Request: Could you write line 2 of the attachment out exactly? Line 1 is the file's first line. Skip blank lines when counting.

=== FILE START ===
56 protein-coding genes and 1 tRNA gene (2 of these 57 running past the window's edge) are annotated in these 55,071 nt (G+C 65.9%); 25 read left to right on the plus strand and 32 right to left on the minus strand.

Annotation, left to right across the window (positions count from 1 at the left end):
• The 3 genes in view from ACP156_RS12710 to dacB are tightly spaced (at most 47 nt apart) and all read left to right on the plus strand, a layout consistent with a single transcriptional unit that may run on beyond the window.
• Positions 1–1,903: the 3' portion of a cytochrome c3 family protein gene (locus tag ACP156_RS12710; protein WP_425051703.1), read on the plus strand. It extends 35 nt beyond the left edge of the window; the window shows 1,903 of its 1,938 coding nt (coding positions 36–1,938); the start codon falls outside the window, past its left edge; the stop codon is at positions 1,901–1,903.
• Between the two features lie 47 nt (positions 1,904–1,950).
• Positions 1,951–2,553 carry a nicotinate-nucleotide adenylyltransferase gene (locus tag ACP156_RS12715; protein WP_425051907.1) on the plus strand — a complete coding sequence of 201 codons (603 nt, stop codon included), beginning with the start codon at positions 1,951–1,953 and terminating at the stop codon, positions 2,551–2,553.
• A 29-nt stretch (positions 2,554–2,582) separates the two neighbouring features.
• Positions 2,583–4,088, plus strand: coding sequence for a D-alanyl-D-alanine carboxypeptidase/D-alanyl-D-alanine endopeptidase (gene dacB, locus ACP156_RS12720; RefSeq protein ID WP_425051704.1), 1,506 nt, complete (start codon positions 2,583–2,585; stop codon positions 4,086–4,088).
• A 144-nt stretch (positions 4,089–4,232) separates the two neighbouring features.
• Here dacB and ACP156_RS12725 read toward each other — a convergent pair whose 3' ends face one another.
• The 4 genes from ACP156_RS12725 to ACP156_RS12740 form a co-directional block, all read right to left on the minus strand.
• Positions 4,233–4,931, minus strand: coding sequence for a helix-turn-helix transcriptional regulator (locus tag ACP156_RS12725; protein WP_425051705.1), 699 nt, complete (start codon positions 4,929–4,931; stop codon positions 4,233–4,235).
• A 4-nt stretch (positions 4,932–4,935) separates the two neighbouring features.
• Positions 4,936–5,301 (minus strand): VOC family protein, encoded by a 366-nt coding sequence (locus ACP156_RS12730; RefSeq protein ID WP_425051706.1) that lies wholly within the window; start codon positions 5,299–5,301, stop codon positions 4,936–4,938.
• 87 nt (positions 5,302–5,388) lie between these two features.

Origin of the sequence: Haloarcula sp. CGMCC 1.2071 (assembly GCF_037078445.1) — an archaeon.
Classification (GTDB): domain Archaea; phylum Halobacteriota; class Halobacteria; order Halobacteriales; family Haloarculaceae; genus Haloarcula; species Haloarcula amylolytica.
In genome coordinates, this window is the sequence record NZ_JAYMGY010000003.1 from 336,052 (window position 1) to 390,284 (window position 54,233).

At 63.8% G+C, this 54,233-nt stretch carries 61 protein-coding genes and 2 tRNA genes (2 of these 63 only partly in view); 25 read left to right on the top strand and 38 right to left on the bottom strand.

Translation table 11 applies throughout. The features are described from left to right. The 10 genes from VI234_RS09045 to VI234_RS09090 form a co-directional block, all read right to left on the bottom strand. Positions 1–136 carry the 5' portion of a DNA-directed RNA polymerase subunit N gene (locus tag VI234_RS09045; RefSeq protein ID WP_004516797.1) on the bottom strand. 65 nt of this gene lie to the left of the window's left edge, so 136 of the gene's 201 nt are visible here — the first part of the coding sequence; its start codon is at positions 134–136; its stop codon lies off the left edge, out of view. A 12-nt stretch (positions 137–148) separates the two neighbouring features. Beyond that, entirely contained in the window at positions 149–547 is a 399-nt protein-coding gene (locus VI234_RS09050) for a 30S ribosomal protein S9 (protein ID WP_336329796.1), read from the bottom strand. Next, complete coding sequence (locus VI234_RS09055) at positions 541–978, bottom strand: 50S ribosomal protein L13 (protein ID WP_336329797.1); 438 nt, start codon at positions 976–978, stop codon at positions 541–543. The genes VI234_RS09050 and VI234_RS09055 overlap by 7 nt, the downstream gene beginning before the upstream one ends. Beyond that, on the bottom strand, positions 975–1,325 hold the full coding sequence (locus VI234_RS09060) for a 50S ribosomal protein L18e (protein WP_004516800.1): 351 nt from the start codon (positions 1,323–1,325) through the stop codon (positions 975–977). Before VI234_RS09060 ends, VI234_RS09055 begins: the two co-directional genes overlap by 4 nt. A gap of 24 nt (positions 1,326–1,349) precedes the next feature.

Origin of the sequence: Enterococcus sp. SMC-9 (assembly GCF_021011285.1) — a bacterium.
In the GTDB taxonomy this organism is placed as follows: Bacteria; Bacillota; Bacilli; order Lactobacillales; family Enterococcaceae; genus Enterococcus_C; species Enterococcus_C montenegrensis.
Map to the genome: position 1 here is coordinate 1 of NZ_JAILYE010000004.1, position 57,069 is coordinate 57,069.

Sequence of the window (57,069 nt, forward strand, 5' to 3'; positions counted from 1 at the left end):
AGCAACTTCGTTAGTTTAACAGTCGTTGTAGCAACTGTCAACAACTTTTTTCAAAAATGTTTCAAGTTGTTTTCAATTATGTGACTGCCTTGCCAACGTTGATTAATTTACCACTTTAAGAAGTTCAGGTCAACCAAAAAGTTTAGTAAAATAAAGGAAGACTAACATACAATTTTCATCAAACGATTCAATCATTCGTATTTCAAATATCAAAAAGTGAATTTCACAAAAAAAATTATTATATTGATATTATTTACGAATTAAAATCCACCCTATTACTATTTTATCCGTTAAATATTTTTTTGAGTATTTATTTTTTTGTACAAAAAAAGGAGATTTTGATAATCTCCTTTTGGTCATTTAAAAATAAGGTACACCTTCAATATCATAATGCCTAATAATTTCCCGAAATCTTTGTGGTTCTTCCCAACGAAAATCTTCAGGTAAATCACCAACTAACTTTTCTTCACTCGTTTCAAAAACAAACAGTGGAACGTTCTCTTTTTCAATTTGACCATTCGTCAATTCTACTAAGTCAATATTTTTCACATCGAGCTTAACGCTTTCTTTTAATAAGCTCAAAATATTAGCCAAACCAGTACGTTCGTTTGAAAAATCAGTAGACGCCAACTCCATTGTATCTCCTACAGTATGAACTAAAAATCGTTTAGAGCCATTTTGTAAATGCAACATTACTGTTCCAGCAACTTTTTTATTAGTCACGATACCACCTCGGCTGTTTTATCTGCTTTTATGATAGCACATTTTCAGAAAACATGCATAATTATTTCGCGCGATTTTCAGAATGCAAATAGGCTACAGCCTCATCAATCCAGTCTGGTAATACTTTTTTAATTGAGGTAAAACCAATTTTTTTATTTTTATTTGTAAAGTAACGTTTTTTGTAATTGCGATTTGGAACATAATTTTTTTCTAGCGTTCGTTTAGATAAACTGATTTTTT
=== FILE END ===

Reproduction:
Annotation, left to right across the window (positions count from 1 at the left end):